Hans Christian Anderson‘s The Little Mermaid, first published in 1837, has been adapted into a great variety of media. The most famous is Disney’s animated musical of the same name, which helped kickstart the revitilization of Disney animation when it was released to great success in 1989.
So any new adaptation of The Little Mermaid is probably going to be seen as a remake of Disney’s movie, whether or not that is really the case. In fact that’s not the case for the new version being prepped by Working Title and Atonement director Joe Wright, who claims much greater inspiration from a theatre production of the tale. Read More »
USA Today has a first look at Academy Award nominee Saoirse Ronan (The Lovely Bones) as a 16-year-old killing machine in Joe Wright‘s Hanna. In the film, Saoirse plays the title character in Hanna, who has been “raised from childhood to be the perfect assassin by her ex-CIA man father (Eric Bana) in rural Finland.” But this is NOT Hit-Girl. Wright is probably best known for his period dramas Atonement and Pride & Prejudice. Hanna is a different type of film: and action/adventure/thriller.
The film also stars Academy Award winner Cate Blanchett (Robin Hood), Eric Bana (Star Trek), and Niels Arestrup (Un Prophète). The film’s official plot synopsis follows:
Hanna (to be played by Ms. Ronan) is a teenage girl. Uniquely, she has the strength, the stamina, and the smarts of a solider; these come from being raised by her father (Mr. Bana), an ex-CIA man, in the wilds of Sweden. Living a life unlike any other teenager, her upbringing and training have been one and the same, all geared to making her the perfect assassin. The turning point in her adolescence is a sharp one; sent into the world by her father on a mission, Hanna journeys stealthily across Europe while eluding agents dispatched after her by a ruthless intelligence operative with secrets of her own (Ms. Blanchett). As she nears her ultimate target, Hanna faces startling revelations about her existence and unexpected questions about her humanity.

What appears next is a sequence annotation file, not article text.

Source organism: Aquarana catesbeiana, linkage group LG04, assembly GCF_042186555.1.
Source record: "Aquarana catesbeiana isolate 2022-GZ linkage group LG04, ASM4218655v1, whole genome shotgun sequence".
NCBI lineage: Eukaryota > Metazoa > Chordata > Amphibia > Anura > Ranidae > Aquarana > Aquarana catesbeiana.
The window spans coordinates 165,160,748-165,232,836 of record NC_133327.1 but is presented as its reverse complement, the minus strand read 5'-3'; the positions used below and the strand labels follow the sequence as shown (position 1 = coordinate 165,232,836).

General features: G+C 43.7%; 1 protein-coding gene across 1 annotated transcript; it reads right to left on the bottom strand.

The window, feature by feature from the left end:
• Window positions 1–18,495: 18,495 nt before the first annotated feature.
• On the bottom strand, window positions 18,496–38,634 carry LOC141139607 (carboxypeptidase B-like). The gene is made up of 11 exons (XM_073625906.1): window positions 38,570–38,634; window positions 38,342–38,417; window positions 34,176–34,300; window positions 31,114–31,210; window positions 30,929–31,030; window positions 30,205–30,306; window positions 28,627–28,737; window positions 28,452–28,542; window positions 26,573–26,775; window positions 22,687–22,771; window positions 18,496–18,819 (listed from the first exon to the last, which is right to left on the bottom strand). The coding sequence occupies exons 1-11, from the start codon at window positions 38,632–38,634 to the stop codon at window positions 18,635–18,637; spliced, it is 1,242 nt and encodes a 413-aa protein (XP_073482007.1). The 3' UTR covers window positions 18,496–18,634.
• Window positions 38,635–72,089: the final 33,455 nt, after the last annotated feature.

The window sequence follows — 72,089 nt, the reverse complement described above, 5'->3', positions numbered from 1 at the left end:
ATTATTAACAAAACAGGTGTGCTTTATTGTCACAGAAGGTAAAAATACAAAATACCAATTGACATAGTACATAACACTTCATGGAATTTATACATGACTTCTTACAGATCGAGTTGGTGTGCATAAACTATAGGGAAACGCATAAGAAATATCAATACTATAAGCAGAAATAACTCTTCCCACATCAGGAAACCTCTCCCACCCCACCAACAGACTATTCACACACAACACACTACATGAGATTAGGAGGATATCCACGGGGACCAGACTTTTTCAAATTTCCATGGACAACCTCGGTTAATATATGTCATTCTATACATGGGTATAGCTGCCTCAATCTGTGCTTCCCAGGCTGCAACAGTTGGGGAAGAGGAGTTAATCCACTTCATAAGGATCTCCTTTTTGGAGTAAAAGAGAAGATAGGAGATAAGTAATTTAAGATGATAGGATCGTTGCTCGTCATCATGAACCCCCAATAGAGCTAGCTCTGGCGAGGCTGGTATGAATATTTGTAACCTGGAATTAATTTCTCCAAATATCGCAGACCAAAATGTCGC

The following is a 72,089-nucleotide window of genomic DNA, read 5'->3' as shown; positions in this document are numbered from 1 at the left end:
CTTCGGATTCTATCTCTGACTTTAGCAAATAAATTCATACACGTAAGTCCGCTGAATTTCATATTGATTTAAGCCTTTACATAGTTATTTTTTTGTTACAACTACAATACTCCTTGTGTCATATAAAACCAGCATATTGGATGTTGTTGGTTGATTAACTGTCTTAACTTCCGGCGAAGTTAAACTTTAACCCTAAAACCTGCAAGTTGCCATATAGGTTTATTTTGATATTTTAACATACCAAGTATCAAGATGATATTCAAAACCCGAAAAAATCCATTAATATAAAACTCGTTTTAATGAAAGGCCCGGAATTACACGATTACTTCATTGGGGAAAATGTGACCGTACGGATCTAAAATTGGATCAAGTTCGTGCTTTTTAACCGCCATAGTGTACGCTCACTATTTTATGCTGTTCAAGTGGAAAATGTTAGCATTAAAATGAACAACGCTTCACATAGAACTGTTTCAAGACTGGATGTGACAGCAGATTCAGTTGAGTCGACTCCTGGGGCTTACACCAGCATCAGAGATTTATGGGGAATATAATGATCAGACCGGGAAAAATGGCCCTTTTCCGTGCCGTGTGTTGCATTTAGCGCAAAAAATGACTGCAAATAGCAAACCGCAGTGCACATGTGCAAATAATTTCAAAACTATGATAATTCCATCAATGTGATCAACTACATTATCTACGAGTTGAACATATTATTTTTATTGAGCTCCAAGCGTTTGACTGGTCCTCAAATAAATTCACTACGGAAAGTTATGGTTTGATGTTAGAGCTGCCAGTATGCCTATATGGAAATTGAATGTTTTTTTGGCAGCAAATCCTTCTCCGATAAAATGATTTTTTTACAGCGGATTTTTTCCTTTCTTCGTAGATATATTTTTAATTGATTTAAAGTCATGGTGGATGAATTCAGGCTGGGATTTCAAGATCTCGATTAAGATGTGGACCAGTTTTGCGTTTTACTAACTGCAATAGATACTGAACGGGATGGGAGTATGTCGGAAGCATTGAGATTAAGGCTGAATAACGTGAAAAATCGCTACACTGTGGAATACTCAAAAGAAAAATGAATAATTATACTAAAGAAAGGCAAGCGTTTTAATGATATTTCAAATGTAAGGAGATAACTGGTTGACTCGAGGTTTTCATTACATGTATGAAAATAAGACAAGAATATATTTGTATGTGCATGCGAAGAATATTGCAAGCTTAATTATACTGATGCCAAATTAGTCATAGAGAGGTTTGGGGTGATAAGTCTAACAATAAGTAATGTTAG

Seth Lochhead wrote the initial screenplay and has written subsequent drafts, as have David Farr, Joe Penhall, and Mr. Wright. Hanna is aiming for a 2011 release.
Atonement director Joe Wright is assembling the key cast for his teen assassin film Hanna, which already has Saoirse Ronan as the female lead. Now the movie that Brendon called “a kind of Nikita-meets-Leon, Kick-Ass-meets-Bourne mash-up” has a male lead: Eric Bana will play (I’m assuming) Hanna’s father, who has spent most of the girl’s fourteen years training her to be a killer.
The film shoots in March with Wright directing from a script by Seth Lochhead. [Variety]
After the break, Ed Helms finds yet another comedy; this time, it’s the directorial debut of writer Etan Cohen. Read More »
Some people probably saw this coming when Joe Wright signed on to direct, but I have to admit that I didn’t. Atonement‘s Saoirse Ronan is now in negotiations to take the title role in Wright’s upcoming action-thriller Hanna. The film is a kind of Nikita-meets-Leon, Kick-Ass-meets-Bourne mash-up about a 14 year old girl who has finely honed killing skills. Calling her an assassin is slightly off the mark I think, but it does get something like the right idea across. Once upon a time, Danny Boyle was attached to direct.